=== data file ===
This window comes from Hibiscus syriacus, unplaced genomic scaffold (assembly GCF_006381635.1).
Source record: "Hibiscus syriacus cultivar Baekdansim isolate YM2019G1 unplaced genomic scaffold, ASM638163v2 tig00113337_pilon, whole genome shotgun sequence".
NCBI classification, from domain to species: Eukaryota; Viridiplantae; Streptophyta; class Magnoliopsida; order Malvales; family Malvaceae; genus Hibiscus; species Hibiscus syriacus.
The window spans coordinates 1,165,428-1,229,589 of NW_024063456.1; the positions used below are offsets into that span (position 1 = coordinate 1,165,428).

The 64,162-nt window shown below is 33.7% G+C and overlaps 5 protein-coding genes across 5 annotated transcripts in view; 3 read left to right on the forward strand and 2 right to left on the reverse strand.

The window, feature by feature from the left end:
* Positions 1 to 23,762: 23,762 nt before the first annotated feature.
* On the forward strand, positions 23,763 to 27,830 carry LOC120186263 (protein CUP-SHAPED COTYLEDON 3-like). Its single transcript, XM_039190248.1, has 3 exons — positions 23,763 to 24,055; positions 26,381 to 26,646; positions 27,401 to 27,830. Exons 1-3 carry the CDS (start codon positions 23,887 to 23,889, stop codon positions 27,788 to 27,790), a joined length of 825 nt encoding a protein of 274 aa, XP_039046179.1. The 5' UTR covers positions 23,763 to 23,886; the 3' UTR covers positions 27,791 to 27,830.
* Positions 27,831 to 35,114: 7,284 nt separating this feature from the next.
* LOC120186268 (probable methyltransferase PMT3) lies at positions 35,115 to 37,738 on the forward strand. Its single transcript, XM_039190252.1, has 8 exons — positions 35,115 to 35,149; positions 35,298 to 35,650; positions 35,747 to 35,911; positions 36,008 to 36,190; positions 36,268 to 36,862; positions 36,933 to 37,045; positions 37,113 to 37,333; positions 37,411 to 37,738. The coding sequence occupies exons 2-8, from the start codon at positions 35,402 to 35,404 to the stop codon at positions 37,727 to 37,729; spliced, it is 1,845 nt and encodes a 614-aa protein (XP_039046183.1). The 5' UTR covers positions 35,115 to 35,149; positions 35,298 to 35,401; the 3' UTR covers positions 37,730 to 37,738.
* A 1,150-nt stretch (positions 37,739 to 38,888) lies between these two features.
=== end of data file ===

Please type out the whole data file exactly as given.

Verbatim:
This window comes from Hibiscus syriacus, unplaced genomic scaffold (assembly GCF_006381635.1).
Source record: "Hibiscus syriacus cultivar Baekdansim isolate YM2019G1 unplaced genomic scaffold, ASM638163v2 tig00113337_pilon, whole genome shotgun sequence".
NCBI classification, from domain to species: Eukaryota; Viridiplantae; Streptophyta; class Magnoliopsida; order Malvales; family Malvaceae; genus Hibiscus; species Hibiscus syriacus.
The window spans coordinates 1,165,428-1,229,589 of NW_024063456.1; the positions used below are offsets into that span (position 1 = coordinate 1,165,428).

The 64,162-nt window shown below is 33.7% G+C and overlaps 5 protein-coding genes across 5 annotated transcripts in view; 3 read left to right on the forward strand and 2 right to left on the reverse strand.

The window, feature by feature from the left end:
* Positions 1 to 23,762: 23,762 nt before the first annotated feature.
* On the forward strand, positions 23,763 to 27,830 carry LOC120186263 (protein CUP-SHAPED COTYLEDON 3-like). Its single transcript, XM_039190248.1, has 3 exons — positions 23,763 to 24,055; positions 26,381 to 26,646; positions 27,401 to 27,830. Exons 1-3 carry the CDS (start codon positions 23,887 to 23,889, stop codon positions 27,788 to 27,790), a joined length of 825 nt encoding a protein of 274 aa, XP_039046179.1. The 5' UTR covers positions 23,763 to 23,886; the 3' UTR covers positions 27,791 to 27,830.
* Positions 27,831 to 35,114: 7,284 nt separating this feature from the next.
* LOC120186268 (probable methyltransferase PMT3) lies at positions 35,115 to 37,738 on the forward strand. Its single transcript, XM_039190252.1, has 8 exons — positions 35,115 to 35,149; positions 35,298 to 35,650; positions 35,747 to 35,911; positions 36,008 to 36,190; positions 36,268 to 36,862; positions 36,933 to 37,045; positions 37,113 to 37,333; positions 37,411 to 37,738. The coding sequence occupies exons 2-8, from the start codon at positions 35,402 to 35,404 to the stop codon at positions 37,727 to 37,729; spliced, it is 1,845 nt and encodes a 614-aa protein (XP_039046183.1). The 5' UTR covers positions 35,115 to 35,149; positions 35,298 to 35,401; the 3' UTR covers positions 37,730 to 37,738.
* A 1,150-nt stretch (positions 37,739 to 38,888) lies between these two features.